What weight oil in 90000 mile 454 Vortec??

Messages
12
Location
Vacaville, Calif
Hello Guys, New to the board, but love the site. Just picked up a 1999 4wd Chevy Suburban with a 454 and 90000 miles. Looking at the VOA's and UOA's, the Chevron Supreme Dino stuff looks pretty good. My engine calls for a 5-30 weight oil. With the added miles, living in a part of California that never freezes but can get to over 110 degrees in the summer, Chevrons 10-30 and 10-40 weight caught my eye. What do you think?? Big Blocks are known to run hotter than small blocks, would the 10-40 weight be too much?? Truck is completely stock, tows a trailer with a max weight of 4000 lbs on occasion. I have used Chevron Delo 15-40 in our 1985 Chevy Blazer with a 6.2 Liter Diesel. Still going strong with 174000 miles on the clock. Just figured the additves package might be better in the Chevron Supreme for my gas 454. At this point I want to stay with dino oil as opposed to synthetics. Any comments or technical advice would be appreciated. Thanks, outback dude
 
Messages
2,556
Location
Columbus Ohio
From what I have seen, BBC's seem to like 40 weights. Personally, I would not use a 10w40 conventional, as it is not even close to being shear stable. As long as it doesn't go below about 15 degrees, I would use a good 15w40 HDD oil, such as delvac 1300s, delo 400 or pennzoil long life. Schaeffer's supreme 15w40 is excellent, if you want to spend the extra money. [Smile]
 
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2,569
Location
College Dorm...
quote:
Originally posted by sbc350gearhead: From what I have seen, BBC's seem to like 40 weights. Personally, I would not use a 10w40 conventional, as it is not even close to being shear stable. As long as it doesn't go below about 15 degrees, I would use a good 15w40 HDD oil, such as delvac 1300s, delo 400 or pennzoil long life. Schaeffer's supreme 15w40 is excellent, if you want to spend the extra money. [Smile]
Wow, I don't think I could have said that any better... [Big Grin]
 

outback dude

Thread starter
Messages
12
Location
Vacaville, Calif
Thanks guys, Are there any additives in the conventional oil that might be missing in the heavy duty diesel oil such as boron?? Is this something I should even be concerned with? I will be doing some experiments on oil temperature with the different types of oil. Would putting a sensor on the oil pan give a good average of whats actually going on? Also, could a "hotter" oil temperature actually mean that the oil is pulling more "heat" out of the motor? A company approached me to carry their products, many of which claim to drop oil temps 40 degrees or so. Have not used them yet, did forum seach, but found little on a company called Pro Blend. I cannot and will not sell these products until I can see some real proof that they work as claimed and does lowering temperature really benefit the motor and longevity. I'll do the experiment if I get a good backround on how to do it to make it useable. Bring it on guys!! Thanks [ January 06, 2004, 01:51 PM: Message edited by: outback dude ]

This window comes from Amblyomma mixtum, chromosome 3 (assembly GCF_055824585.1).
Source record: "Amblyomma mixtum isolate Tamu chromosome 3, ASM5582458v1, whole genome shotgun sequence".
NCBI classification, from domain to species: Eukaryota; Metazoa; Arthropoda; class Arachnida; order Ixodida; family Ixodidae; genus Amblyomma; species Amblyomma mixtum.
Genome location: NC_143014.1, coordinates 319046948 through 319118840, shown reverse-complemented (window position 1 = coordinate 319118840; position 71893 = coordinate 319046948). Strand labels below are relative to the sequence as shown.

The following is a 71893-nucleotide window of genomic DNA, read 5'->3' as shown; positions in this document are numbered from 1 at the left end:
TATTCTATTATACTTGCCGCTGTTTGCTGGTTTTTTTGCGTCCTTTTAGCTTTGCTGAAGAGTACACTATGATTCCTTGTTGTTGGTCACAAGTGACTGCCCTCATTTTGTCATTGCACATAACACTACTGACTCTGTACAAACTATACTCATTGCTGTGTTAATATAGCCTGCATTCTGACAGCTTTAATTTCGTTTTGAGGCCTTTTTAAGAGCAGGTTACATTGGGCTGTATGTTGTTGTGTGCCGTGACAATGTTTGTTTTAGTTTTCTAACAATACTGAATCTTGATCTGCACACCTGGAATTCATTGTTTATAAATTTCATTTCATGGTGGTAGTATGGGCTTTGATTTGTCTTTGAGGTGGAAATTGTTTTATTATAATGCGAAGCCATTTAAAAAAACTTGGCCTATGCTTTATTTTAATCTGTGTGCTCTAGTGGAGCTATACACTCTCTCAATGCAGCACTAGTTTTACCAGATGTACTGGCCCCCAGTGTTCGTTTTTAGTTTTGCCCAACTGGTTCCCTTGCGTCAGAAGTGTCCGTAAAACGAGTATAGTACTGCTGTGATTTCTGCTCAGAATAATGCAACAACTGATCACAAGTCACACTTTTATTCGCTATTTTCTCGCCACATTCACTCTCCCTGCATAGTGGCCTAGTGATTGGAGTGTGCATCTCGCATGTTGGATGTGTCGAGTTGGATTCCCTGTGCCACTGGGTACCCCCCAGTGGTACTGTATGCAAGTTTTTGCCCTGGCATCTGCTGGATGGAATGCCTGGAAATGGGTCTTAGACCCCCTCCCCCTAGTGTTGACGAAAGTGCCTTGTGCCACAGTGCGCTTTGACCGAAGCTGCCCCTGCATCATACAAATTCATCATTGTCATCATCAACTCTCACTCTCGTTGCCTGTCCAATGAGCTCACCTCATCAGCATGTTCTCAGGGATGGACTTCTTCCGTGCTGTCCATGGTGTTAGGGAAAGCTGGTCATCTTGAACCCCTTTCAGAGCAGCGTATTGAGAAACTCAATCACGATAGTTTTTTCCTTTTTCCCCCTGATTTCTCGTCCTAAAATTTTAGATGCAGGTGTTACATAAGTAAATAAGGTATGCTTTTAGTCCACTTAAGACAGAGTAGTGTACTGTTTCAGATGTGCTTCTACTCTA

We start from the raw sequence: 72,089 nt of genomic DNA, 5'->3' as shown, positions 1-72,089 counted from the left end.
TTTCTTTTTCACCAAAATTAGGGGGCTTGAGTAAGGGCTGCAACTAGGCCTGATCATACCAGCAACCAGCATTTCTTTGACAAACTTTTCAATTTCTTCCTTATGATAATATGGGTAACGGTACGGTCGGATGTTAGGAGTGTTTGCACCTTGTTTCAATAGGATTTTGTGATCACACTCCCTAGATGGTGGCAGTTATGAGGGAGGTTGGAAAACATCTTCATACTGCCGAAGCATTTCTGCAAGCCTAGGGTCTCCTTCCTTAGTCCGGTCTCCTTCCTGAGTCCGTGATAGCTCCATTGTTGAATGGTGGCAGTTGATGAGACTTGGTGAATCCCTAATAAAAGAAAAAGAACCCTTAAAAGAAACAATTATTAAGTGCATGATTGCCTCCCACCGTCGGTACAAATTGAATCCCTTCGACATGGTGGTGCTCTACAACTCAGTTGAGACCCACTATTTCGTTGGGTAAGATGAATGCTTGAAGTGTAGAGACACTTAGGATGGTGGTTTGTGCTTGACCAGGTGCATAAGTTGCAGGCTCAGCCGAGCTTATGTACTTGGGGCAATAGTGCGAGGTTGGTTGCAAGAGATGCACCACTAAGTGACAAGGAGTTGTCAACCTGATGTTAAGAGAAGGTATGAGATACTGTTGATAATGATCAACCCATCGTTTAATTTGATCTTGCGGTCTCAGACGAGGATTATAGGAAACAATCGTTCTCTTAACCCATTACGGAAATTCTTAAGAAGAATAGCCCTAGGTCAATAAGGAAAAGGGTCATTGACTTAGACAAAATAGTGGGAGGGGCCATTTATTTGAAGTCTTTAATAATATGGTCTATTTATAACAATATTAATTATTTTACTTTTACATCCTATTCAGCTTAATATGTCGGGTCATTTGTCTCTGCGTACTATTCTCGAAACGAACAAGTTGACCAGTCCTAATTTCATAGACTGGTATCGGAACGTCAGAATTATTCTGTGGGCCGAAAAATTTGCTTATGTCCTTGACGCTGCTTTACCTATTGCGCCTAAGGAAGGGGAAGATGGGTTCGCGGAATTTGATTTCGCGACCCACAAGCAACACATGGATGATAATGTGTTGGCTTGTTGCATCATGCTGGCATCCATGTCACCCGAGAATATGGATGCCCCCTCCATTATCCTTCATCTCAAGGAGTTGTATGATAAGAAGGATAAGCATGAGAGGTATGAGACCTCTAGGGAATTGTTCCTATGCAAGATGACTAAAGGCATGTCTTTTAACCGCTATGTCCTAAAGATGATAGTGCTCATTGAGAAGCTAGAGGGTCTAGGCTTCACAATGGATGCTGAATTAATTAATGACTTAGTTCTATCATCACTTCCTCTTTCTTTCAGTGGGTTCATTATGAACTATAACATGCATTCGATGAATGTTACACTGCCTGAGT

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2,556
Location
Columbus Ohio
Stay away from the OTC additives, as most are merely snake oil. There are certain additives that are good, but they aren't widely available. A thinner oil transfer heat better than a thicker one. Most 15w40 HDD oils, do not contain moly, although pennzoil Long Life does. There are many top notch oils that do not use moly, so don't let that be the determining factor in your decision. [ January 06, 2004, 07:14 PM: Message edited by: sbc350gearhead ]
 
Messages
2,569
Location
College Dorm...
quote:
Originally posted by sbc350gearhead: Stay away from the OTC additives, as most are merely snake oil. There are certain additives that are good, but they aren't widely available. A thinner oil transfer heat better than a thicker one. Most 15w40 HDD oils, do not contain moly, although pennzoil Long Life does. There are many top notch oils that do not use moly, so don't let that be the determining factor in your decision.